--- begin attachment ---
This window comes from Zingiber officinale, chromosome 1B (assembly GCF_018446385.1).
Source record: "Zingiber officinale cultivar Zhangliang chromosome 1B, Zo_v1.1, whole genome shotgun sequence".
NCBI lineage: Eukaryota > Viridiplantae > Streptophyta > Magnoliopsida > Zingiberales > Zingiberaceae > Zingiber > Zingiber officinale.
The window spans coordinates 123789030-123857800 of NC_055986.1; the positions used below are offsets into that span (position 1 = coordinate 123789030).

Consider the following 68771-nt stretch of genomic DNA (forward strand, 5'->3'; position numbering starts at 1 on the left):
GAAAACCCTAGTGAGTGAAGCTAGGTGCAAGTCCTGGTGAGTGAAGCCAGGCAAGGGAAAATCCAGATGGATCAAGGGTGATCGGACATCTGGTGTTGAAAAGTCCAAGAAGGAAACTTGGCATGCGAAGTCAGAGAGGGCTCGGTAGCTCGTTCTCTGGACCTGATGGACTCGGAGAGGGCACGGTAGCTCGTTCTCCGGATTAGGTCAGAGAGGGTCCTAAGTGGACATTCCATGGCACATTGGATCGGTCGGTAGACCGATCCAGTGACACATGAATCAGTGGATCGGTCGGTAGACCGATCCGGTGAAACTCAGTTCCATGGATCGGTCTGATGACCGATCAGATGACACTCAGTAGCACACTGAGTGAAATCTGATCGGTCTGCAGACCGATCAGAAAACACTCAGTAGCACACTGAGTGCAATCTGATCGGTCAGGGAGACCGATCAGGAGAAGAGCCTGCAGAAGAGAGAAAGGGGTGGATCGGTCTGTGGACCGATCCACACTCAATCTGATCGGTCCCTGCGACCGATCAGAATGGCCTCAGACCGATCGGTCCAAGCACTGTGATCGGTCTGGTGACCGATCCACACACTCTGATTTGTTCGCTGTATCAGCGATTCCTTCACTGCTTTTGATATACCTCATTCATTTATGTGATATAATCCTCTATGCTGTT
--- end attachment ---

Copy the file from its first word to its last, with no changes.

This window comes from Zingiber officinale, chromosome 1B (assembly GCF_018446385.1).
Source record: "Zingiber officinale cultivar Zhangliang chromosome 1B, Zo_v1.1, whole genome shotgun sequence".
NCBI lineage: Eukaryota > Viridiplantae > Streptophyta > Magnoliopsida > Zingiberales > Zingiberaceae > Zingiber > Zingiber officinale.
The window spans coordinates 123789030-123857800 of NC_055986.1; the positions used below are offsets into that span (position 1 = coordinate 123789030).

Consider the following 68771-nt stretch of genomic DNA (forward strand, 5'->3'; position numbering starts at 1 on the left):
GAAAACCCTAGTGAGTGAAGCTAGGTGCAAGTCCTGGTGAGTGAAGCCAGGCAAGGGAAAATCCAGATGGATCAAGGGTGATCGGACATCTGGTGTTGAAAAGTCCAAGAAGGAAACTTGGCATGCGAAGTCAGAGAGGGCTCGGTAGCTCGTTCTCTGGACCTGATGGACTCGGAGAGGGCACGGTAGCTCGTTCTCCGGATTAGGTCAGAGAGGGTCCTAAGTGGACATTCCATGGCACATTGGATCGGTCGGTAGACCGATCCAGTGACACATGAATCAGTGGATCGGTCGGTAGACCGATCCGGTGAAACTCAGTTCCATGGATCGGTCTGATGACCGATCAGATGACACTCAGTAGCACACTGAGTGAAATCTGATCGGTCTGCAGACCGATCAGAAAACACTCAGTAGCACACTGAGTGCAATCTGATCGGTCAGGGAGACCGATCAGGAGAAGAGCCTGCAGAAGAGAGAAAGGGGTGGATCGGTCTGTGGACCGATCCACACTCAATCTGATCGGTCCCTGCGACCGATCAGAATGGCCTCAGACCGATCGGTCCAAGCACTGTGATCGGTCTGGTGACCGATCCACACACTCTGATTTGTTCGCTGTATCAGCGATTCCTTCACTGCTTTTGATATACCTCATTCATTTATGTGATATAATCCTCTATGCTGTT